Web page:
Leather conditioner for crossbreed


January 15, 2012, 07:07 PM
Recieved my crossbreed holster and the directions say to use a cream type leather conditioner on it. Does anyone have and specific recommendations for something that will work well and won't make it stick/tacky, won't hurt the finish on my gun and won't gunk it up? Also do you have to be careful to keep it off the kydex portion?

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January 16, 2012, 01:16 PM
Obenhauf's HD Leather Protectant. I think Crossbreed themselves recommend it. It is kind of expensive but it is great. DO NOT use Sno-Seal...it will glue your gun in place...I learned this from direct experience on a pancake I made.

Obenhauf's is good for just about everything, doesn't smell bad at all, doesn't rub off, doesn't gunk up. The only thing is if you leave any excess in nooks and crannies is turns white over time...which shouldn't matter on a Crossbreed...and it rubs right off.

Plus, it doesn't mess up your hands...all you have to do is wipe of your hands on a paper towel.

January 16, 2012, 01:21 PM
I've been using Kiwi Leather Lotion on leather holsters for years. I bought about 10 bottles for a buck each off the clearance rack a decade ago....Pretty good stuff, IMO.


January 16, 2012, 04:34 PM
I've been CCWing daily for the last decade (and then some). Much of that time I've carried in the same holster and I've NEVER done anything with the leather.

Holster still works fine, the leather still looks good and I imagine I'll be buried before this holster is worn out.

This photo was taken at least 8 years ago and the holster looks the same today.


January 16, 2012, 07:58 PM

Obenauf's LP
Won't hurt a gun, won't hurt Kydex, smells good, makes your belt and other leather stuff look good (I even smear the stuff on my wallet)

Beltman linked because he'll ship it free, feel free to comparison shop for a better deal (I couldn't find a better deal when I was looking)
Beltman also linked because he makes superb gunbelts, if you're new to carry and don't have a good belt (as in someone searching through, not anyone specific) then Beltman is a great option.

Doug b
January 17, 2012, 04:52 PM
I like Lexol products,been using them for years.TSC stores carry them in there harness section.The main thing with conditioners is to use a very light application.

January 18, 2012, 12:16 PM
Black Rock is also a very good product. I used it on my saddles. Should be just as good on a holster.

January 18, 2012, 12:30 PM
I'll probably get flamed for this, but .....butter. UNsalted butter. Natural animal fat. It does not smell or mold if the excess is removed. I apply it to a WARM holster/leather, let it cool and buff. When I was told this I winced, snarled, and "ppfffft!" But the old man knew his stuff. He was a custom leather maker in S.Ca. Made everything from boots to whole rodeo outfits and sub'd work for the studios on films like The Alamo, Planet of the Apes, etc... He had a pretty extensive collection of historic old west items that got the same treatment. Butter. Mother nature got it right. And it's cheap!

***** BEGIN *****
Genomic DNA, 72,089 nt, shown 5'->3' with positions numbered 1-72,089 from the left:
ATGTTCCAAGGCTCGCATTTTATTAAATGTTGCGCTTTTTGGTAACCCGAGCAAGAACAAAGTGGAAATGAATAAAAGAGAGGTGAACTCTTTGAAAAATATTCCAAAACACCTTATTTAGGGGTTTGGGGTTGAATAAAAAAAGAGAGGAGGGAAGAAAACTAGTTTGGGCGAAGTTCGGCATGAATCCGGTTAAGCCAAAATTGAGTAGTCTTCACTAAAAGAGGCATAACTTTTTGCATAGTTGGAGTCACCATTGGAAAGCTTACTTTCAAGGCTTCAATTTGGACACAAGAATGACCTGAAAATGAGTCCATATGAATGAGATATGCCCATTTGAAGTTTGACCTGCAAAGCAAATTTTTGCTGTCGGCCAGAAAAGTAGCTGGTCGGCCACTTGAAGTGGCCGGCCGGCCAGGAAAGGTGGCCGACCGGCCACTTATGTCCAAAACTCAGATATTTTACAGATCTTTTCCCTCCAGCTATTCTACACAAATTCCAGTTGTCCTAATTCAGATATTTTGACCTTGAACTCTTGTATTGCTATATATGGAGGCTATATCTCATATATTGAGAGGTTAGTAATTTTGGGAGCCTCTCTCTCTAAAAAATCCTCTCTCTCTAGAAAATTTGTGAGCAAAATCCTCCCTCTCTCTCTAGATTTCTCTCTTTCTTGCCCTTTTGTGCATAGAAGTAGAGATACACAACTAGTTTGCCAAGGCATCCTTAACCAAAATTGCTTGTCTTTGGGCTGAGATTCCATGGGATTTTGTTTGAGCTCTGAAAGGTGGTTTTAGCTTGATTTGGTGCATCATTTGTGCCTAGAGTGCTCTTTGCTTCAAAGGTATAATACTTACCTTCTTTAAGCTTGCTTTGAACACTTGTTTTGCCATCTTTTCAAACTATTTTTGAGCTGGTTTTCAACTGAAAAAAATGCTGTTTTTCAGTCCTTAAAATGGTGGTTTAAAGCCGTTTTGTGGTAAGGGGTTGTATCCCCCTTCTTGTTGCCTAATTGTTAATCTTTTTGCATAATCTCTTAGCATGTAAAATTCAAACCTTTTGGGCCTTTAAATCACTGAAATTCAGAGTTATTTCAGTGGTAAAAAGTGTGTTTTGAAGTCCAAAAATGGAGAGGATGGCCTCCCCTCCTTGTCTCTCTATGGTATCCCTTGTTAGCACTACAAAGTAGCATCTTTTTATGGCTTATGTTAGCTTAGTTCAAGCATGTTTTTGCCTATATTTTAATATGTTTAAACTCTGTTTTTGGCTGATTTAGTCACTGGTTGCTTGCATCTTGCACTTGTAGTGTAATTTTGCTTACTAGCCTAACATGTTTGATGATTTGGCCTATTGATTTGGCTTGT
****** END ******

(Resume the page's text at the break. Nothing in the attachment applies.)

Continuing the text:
January 18, 2012, 03:56 PM
The way to do it right is to wash the holster first. Really scrub it. The product to use is marseille soap on a damp cloth. Repeat as many times as you need to get it really clean, ie. the (preferably white) cloth stays white. Let it dry for at least 2-3 days before you do anything else, you don't want any moisture trapped in leather. You can get a bar of this soap from almost anywhere and it's cheap, it's often used for hand washing wool garments.

When that's done we can get to conditioners. Any good quality commercial conditioner will do, even though marseille soap itself is already a (mild) conditioner. What Earlsbud said about butter is new to me and I'd be adventurous enough to try it.

Background: I've had a few collectible cars with leather seats and after trying all kinds of commercial leather care/cleaning products, washing the leather thoroughly with marseille soap has yielded better results than any of them by themselves. Even old, slightly dried leather looks and feels like new after you're done. So far I've only tried it on one leather holster, which turned out fantastic.

January 18, 2012, 04:50 PM
Also, a good quality hand lotion works. Aveeno is my favorite. I've even used the cheap stuff in motel rooms to touch up a scuff on my boots when nothing else was available. Lexol, Obenouf's. Both good.

January 18, 2012, 04:55 PM
ive been using sweat

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